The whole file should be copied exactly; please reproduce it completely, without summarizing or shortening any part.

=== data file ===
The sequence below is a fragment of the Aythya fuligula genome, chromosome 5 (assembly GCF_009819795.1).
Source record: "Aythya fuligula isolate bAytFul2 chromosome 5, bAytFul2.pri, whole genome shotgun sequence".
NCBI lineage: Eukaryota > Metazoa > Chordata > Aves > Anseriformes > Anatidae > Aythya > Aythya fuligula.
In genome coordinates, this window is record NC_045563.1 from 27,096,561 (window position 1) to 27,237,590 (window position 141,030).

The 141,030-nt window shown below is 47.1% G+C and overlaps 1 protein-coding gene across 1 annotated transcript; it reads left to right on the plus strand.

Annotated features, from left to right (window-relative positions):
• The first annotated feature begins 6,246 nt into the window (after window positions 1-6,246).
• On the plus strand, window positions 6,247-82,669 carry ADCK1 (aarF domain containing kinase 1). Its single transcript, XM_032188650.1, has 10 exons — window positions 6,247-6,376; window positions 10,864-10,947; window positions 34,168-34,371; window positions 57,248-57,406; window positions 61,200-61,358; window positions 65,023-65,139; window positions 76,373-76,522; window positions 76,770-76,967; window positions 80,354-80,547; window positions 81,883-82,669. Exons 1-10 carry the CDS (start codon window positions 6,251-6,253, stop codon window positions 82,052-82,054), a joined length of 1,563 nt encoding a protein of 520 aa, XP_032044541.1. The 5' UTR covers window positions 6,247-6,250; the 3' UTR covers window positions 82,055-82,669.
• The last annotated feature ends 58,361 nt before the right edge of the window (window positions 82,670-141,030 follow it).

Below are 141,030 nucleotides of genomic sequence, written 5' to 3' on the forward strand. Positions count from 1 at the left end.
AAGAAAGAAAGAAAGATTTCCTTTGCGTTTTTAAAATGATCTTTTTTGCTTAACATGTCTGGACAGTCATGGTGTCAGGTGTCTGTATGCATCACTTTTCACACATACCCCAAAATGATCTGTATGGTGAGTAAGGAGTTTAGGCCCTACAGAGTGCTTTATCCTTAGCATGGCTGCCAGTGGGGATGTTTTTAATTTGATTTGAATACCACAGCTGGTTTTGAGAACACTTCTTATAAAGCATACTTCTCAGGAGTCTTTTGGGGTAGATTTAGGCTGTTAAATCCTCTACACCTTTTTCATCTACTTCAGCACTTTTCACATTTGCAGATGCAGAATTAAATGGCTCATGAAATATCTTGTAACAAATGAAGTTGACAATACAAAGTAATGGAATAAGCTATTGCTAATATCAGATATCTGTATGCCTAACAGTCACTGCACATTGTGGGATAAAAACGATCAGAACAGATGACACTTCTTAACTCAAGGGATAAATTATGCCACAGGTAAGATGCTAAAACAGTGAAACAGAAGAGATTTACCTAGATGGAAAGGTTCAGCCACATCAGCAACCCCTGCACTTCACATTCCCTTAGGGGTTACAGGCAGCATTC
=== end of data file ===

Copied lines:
The sequence below is a fragment of the Aythya fuligula genome, chromosome 5 (assembly GCF_009819795.1).
Source record: "Aythya fuligula isolate bAytFul2 chromosome 5, bAytFul2.pri, whole genome shotgun sequence".
NCBI lineage: Eukaryota > Metazoa > Chordata > Aves > Anseriformes > Anatidae > Aythya > Aythya fuligula.
In genome coordinates, this window is record NC_045563.1 from 27,096,561 (window position 1) to 27,237,590 (window position 141,030).

The 141,030-nt window shown below is 47.1% G+C and overlaps 1 protein-coding gene across 1 annotated transcript; it reads left to right on the plus strand.

Annotated features, from left to right (window-relative positions):
• The first annotated feature begins 6,246 nt into the window (after window positions 1-6,246).
• On the plus strand, window positions 6,247-82,669 carry ADCK1 (aarF domain containing kinase 1). Its single transcript, XM_032188650.1, has 10 exons — window positions 6,247-6,376; window positions 10,864-10,947; window positions 34,168-34,371; window positions 57,248-57,406; window positions 61,200-61,358; window positions 65,023-65,139; window positions 76,373-76,522; window positions 76,770-76,967; window positions 80,354-80,547; window positions 81,883-82,669. Exons 1-10 carry the CDS (start codon window positions 6,251-6,253, stop codon window positions 82,052-82,054), a joined length of 1,563 nt encoding a protein of 520 aa, XP_032044541.1. The 5' UTR covers window positions 6,247-6,250; the 3' UTR covers window positions 82,055-82,669.
• The last annotated feature ends 58,361 nt before the right edge of the window (window positions 82,670-141,030 follow it).

Below are 141,030 nucleotides of genomic sequence, written 5' to 3' on the forward strand. Positions count from 1 at the left end.
AAGAAAGAAAGAAAGATTTCCTTTGCGTTTTTAAAATGATCTTTTTTGCTTAACATGTCTGGACAGTCATGGTGTCAGGTGTCTGTATGCATCACTTTTCACACATACCCCAAAATGATCTGTATGGTGAGTAAGGAGTTTAGGCCCTACAGAGTGCTTTATCCTTAGCATGGCTGCCAGTGGGGATGTTTTTAATTTGATTTGAATACCACAGCTGGTTTTGAGAACACTTCTTATAAAGCATACTTCTCAGGAGTCTTTTGGGGTAGATTTAGGCTGTTAAATCCTCTACACCTTTTTCATCTACTTCAGCACTTTTCACATTTGCAGATGCAGAATTAAATGGCTCATGAAATATCTTGTAACAAATGAAGTTGACAATACAAAGTAATGGAATAAGCTATTGCTAATATCAGATATCTGTATGCCTAACAGTCACTGCACATTGTGGGATAAAAACGATCAGAACAGATGACACTTCTTAACTCAAGGGATAAATTATGCCACAGGTAAGATGCTAAAACAGTGAAACAGAAGAGATTTACCTAGATGGAAAGGTTCAGCCACATCAGCAACCCCTGCACTTCACATTCCCTTAGGGGTTACAGGCAGCATTC